Further studies are strongly recommended to assess Zinc’s effectiveness as an enhancer in using CQ for COVID-19 treatment. SARS-CoV binds angiotensin-converting enzyme 2 (ACE2) on pneumocytes using its spike (S) proteins.281,282 Virus enters the susceptible host cell through endocytosis and mediates both replication and transcription. Different metallic ions are known to stimulate viral replicating enzymes as co-factors. The roles of Zinc should be checked as co-factors for SARS-CoV-2. Roles of Zinc for facilitating T cells in the Immune System need to be evaluated in light of COVID-19. Zn was found to provoke the immune system, especially the Natural Killer (NK) cells,83,283 that usually play antiviral roles by releasing perforin.284 Further detailed research to elucidate the functions of Zinc in these areas is recommended. Overall, Zinc roles should also be investigated for all other innate adaptive human antimicrobial peptides and proteins,285,286 potentially for COVID-19 treatment.

Professionals Annotation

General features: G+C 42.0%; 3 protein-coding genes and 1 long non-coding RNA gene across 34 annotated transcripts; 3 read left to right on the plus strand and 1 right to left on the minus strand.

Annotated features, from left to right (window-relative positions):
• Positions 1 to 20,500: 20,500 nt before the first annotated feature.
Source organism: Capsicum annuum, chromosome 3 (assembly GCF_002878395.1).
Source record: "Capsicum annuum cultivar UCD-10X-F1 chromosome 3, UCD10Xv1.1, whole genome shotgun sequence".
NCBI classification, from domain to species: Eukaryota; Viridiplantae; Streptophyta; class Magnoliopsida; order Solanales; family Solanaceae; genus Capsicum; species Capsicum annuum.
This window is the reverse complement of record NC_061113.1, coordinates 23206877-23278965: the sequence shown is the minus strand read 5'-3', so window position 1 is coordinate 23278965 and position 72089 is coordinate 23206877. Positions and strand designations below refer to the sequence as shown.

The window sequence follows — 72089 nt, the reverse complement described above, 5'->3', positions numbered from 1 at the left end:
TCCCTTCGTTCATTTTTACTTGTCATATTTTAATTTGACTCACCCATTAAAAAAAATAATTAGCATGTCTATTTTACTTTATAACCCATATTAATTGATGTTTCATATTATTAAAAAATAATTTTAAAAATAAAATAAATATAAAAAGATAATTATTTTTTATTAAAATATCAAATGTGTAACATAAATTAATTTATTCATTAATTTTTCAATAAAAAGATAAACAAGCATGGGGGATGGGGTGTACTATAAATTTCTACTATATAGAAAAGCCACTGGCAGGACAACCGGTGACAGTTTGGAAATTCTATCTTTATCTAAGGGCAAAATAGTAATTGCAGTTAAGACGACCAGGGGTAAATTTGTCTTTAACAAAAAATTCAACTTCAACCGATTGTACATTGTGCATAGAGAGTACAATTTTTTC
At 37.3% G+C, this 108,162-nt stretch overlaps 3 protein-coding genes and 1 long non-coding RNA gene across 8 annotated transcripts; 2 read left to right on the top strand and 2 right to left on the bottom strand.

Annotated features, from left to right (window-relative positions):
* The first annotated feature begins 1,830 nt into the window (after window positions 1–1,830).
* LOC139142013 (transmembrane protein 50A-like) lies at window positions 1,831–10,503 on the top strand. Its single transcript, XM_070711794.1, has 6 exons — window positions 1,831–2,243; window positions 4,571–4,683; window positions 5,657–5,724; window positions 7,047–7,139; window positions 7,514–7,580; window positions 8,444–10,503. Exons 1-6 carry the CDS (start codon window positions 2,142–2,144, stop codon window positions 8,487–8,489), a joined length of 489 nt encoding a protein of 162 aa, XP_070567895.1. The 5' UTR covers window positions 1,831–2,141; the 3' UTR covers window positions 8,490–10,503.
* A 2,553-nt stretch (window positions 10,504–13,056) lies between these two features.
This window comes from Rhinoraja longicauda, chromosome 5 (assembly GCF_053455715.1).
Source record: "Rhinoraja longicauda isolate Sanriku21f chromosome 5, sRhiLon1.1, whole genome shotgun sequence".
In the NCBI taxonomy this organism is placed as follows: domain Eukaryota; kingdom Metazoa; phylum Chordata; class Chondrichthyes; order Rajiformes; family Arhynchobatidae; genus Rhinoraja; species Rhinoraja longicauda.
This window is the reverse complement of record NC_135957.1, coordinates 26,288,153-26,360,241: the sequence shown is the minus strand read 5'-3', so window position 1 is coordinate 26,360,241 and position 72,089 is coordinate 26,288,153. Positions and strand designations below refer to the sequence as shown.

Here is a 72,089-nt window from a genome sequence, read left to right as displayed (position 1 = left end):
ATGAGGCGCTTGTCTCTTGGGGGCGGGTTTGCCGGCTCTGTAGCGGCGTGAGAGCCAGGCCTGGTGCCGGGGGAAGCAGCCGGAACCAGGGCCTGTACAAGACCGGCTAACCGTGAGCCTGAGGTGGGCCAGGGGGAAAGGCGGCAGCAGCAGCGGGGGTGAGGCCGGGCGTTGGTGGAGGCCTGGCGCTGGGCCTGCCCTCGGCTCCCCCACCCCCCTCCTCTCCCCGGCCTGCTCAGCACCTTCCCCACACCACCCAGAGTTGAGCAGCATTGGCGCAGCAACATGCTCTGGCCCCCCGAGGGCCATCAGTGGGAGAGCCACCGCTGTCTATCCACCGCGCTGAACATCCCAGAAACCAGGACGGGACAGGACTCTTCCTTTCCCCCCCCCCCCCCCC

According to the WHO, the urgent need to address the global outburst caused by the coronavirus necessitated a worldwide state of a public health emergency.2,5–7 With no regard for status or class, the COVID-19 pandemic remains a substantial threat that disrupts both high-income-countries and low-middle-income countries globally. Despite its negative threat and there is no well-defined pharmacological antiviral therapeutic choice so far, thereafter, the preventive measure has been the mainstay to fight back the current COVID-19 infection. On this account, this review explores the role of zinc and its properties as a strategy for defeating the COVID-19 pandemic. Even though zinc is a trace element, its significance as a micronutrient essential for maintaining the body’s functionality such as vision, taste perception, cognition, cell reproduction, and growth cannot be undermined.80–82. Similarly, it is also considered a propeller of antiviral immunity, which increases both inherent and acquired immunity.105,106 This finding also accords to earlier observations that hold the view that increased uptake of zinc reflects positively on patients with several viral diseases such as torquetenovirus (TTV), common cold (rhinovirus).107–109 Conversely, it is interesting to note that individuals’ increased susceptibility to viral infections has been significantly associated with low zinc levels. Certain facts corroborate that decreased zinc content levels are closely associated with risk factors like aging, immune deficiency, diabetes, obesity, and atherosclerosis that are relatively interconnected with COVID-19 cases.165–168 Consequently, zinc-deficient individuals are more inclined to severe viral infections like HIV and devastating outcomes in viral and bacterial co-infections.111,112 In the absence of any recognized the effective pharmacological therapeutic course of action, whereby, the uptake of Zinc as an antiviral agent and its immune-boosting feature is presumed to be a blueprint in surmounting the COVID-19 pandemic.105,106,121,122